Thursday, September 27, 2007

I've been a big 19th century snob

Let me first apologize for my ballooning posts. Maybe the next one will be shorter. Maybe its length is part of a cyclical pattern, a sinusoidal one.

After reading Sarah's post, I realized that I am a total snob. A relic of the 19th century. I kept thinking about cultivating an audience. It's interesting because the strategy of these kinds of outreach is to reach a bigger, more diverse audience, to put it bluntly, to increase “sample size” to get more “hits.” I had an immediate, involuntary, adverse reaction to this. But why? I then realized that I had only thought about cultivating an audience. I kept thinking that education was necessary. But then again there are geniuses who don't seem to need education at all. There are many famous pianists who cite seeing even one performance of a famous pianist as a child as the major catalyst for their interest in music. When they started out, they didn't know anything at all about the mechanics of music. It was just good music. It's interesting because in my piano pedagogy class, we are talking about teaching methods that don't destroy a child's natural talent and in fact cultivate them. Musical feeling is often obfuscated and blocked by academic learning, so that there are approaches like Dalcroze that try to get back to the root of music. I think the quote from Ratatouille, “anyone can cook,” is very fitting.

And again, my attitude toward the Tchaikovsky performance, I thought that Symphony Hall would be better off if such performances never occurred. But who am I to judge the performance if the audience enjoyed it? To live in a market society, one must please the public. But then there are the critics that will bash the performance in the paper. But who will read it? Who will care? People who agree with the critic's assessment will probably not bother reading the review anyway. It is only important to the soloist who is trying to build a career within the established classical music institution.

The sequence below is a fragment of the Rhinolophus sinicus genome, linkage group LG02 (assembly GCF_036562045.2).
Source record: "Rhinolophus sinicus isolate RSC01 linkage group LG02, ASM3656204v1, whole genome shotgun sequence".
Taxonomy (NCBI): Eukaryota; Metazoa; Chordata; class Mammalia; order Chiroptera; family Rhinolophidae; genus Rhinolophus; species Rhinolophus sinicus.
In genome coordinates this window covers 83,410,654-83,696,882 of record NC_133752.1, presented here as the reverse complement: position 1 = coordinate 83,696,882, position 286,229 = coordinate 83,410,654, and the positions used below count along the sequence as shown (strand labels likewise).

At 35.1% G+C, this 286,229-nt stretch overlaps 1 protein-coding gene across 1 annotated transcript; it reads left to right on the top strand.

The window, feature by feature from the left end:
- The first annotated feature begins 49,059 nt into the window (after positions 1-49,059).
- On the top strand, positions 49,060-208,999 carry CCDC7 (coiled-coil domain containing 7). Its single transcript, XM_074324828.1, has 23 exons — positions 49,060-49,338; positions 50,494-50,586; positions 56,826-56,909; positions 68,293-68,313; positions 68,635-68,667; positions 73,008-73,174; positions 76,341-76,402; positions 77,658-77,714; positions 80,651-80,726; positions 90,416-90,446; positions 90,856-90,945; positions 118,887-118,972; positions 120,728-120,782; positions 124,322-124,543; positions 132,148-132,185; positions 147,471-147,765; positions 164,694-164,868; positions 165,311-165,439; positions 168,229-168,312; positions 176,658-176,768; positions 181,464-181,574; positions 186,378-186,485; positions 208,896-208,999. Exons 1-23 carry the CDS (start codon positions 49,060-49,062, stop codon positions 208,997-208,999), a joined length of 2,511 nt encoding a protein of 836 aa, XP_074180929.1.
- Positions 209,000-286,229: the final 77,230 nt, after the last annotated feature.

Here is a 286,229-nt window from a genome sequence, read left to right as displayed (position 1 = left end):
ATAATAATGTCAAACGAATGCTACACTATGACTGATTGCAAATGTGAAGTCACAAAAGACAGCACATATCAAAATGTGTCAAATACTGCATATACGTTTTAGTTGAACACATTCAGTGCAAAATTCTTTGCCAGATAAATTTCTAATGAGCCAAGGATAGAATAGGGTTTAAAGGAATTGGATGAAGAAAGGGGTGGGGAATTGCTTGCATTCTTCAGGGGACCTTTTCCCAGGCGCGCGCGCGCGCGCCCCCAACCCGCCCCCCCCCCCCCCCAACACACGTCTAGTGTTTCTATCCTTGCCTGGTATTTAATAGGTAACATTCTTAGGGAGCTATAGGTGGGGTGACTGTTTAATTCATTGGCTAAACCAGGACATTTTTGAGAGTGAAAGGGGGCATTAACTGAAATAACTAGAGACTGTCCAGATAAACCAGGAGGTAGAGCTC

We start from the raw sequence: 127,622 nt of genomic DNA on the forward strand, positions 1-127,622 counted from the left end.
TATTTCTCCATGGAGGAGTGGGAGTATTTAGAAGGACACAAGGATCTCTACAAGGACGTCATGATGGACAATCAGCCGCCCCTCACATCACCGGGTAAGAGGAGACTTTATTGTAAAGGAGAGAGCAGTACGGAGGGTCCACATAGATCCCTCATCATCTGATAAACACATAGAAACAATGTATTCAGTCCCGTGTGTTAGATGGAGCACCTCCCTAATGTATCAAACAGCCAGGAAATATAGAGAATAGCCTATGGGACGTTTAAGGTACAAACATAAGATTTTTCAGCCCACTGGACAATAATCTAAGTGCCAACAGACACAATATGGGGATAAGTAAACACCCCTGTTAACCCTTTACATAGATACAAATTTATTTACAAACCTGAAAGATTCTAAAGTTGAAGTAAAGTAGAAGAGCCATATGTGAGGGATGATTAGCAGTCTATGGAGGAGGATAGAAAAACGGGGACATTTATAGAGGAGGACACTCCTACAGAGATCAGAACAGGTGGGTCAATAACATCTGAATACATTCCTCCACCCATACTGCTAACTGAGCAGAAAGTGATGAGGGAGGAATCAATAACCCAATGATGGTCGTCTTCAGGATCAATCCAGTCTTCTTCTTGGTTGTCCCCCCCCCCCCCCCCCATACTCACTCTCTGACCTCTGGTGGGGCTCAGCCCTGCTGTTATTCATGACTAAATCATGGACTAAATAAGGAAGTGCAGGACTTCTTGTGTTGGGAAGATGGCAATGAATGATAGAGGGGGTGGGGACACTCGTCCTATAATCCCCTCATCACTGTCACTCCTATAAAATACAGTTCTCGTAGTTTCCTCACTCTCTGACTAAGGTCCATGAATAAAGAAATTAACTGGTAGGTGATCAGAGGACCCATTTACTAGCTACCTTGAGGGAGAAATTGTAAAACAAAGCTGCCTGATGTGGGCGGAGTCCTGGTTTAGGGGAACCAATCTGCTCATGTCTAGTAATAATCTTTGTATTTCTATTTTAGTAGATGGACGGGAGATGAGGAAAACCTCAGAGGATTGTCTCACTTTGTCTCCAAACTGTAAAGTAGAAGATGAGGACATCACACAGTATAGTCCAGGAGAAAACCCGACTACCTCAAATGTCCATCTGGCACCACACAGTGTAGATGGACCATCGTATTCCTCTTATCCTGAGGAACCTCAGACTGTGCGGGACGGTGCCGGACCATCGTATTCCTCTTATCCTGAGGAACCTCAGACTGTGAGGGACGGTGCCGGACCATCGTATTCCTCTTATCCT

But this (not necessarily but often) does set up a conflict between public taste and some standard of musical judgment, and I believe there are fundamental aspects of that standard that are not relative, being based on human psychology and psychoacoustics. One interesting view on this conflict is given by Aynn Rand, who expounds her philosophy in the novel, Fountainhead. Which basically says to be selfish, don't give in to the crowd, never compromise.

But what actually constitutes artistic integrity? I think there are actually many artificial constructions mixed into the concept of artistic integrity that were created by the classical music institution, mostly, I think, resulting from ignorance, inertia, and a self-preserving motivation. Like, “oh, only Beethoven is good music,” or something. My approach to music, at least, is to try to make great art. But I also believe popular art can be considered great art, or anything can be considered great art. I believe the requirement for great art is for a human to have a strong expressive intention, the ability or skill to realize that intention in some medium, and the motivation to actually execute it. As I am a fan of Japanese manga, I totally see a few examples of great literature in the comic medium, great expressive urges shining through. And they are popular, they are the most loved of the comic literature. Being a popular medium, the manga deal with themes that are accessible to the audience, and if they are accessible, maybe the audience is able to detect the human intention, the effort, the life behind it.